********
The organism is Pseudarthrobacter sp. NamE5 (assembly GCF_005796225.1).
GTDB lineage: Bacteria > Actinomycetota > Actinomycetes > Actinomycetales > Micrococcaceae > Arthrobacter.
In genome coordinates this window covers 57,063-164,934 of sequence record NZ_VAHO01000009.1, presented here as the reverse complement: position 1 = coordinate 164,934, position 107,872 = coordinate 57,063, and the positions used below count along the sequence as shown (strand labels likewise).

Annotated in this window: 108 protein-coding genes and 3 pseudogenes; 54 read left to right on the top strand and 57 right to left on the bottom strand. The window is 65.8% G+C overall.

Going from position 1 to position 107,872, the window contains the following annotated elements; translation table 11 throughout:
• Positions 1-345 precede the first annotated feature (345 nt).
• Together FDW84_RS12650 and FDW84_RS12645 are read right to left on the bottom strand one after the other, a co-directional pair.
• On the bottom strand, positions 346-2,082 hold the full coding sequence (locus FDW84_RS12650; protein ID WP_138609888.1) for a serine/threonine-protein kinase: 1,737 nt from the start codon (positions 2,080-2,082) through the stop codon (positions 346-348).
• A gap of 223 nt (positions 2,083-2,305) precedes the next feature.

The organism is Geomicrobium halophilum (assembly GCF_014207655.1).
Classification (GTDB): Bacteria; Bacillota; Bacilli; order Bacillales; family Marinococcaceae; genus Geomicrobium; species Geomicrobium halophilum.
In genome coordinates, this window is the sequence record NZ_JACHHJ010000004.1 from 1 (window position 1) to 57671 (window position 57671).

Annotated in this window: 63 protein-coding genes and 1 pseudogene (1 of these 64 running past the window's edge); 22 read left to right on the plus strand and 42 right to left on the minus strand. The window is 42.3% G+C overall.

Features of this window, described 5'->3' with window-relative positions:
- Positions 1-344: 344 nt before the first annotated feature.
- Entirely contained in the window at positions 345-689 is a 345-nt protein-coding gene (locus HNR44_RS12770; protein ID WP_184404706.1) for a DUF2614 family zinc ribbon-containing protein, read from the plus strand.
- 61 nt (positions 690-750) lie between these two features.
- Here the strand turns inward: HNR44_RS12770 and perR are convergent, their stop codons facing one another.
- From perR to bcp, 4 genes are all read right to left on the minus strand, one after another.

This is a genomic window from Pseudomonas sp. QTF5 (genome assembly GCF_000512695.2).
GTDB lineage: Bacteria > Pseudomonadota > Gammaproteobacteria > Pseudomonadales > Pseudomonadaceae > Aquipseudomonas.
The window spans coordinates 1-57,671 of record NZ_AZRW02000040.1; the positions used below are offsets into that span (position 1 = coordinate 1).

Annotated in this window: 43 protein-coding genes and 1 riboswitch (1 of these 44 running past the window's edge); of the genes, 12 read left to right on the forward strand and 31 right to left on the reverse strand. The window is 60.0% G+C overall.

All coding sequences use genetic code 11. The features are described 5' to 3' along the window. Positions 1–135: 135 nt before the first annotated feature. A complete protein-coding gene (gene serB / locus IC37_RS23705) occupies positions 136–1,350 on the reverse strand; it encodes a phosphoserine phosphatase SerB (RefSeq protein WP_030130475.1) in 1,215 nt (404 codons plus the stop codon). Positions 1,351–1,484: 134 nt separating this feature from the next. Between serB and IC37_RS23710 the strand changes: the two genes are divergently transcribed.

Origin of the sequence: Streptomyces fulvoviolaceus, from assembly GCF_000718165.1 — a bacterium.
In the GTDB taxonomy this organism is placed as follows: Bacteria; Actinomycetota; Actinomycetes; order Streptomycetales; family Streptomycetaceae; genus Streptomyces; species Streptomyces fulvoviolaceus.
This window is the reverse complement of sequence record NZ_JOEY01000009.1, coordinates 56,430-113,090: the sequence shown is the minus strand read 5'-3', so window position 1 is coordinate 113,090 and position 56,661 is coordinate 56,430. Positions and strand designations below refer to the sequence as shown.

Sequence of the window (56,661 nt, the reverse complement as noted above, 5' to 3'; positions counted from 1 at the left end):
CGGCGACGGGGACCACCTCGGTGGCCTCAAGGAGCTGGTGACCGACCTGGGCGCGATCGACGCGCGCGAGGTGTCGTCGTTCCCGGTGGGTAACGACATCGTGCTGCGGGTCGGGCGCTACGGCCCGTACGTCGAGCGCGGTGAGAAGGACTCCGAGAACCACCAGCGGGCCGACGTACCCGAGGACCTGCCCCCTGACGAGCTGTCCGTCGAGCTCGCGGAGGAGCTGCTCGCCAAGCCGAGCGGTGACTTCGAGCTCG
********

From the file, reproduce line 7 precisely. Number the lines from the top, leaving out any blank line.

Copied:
• Together FDW84_RS12650 and FDW84_RS12645 are read right to left on the bottom strand one after the other, a co-directional pair.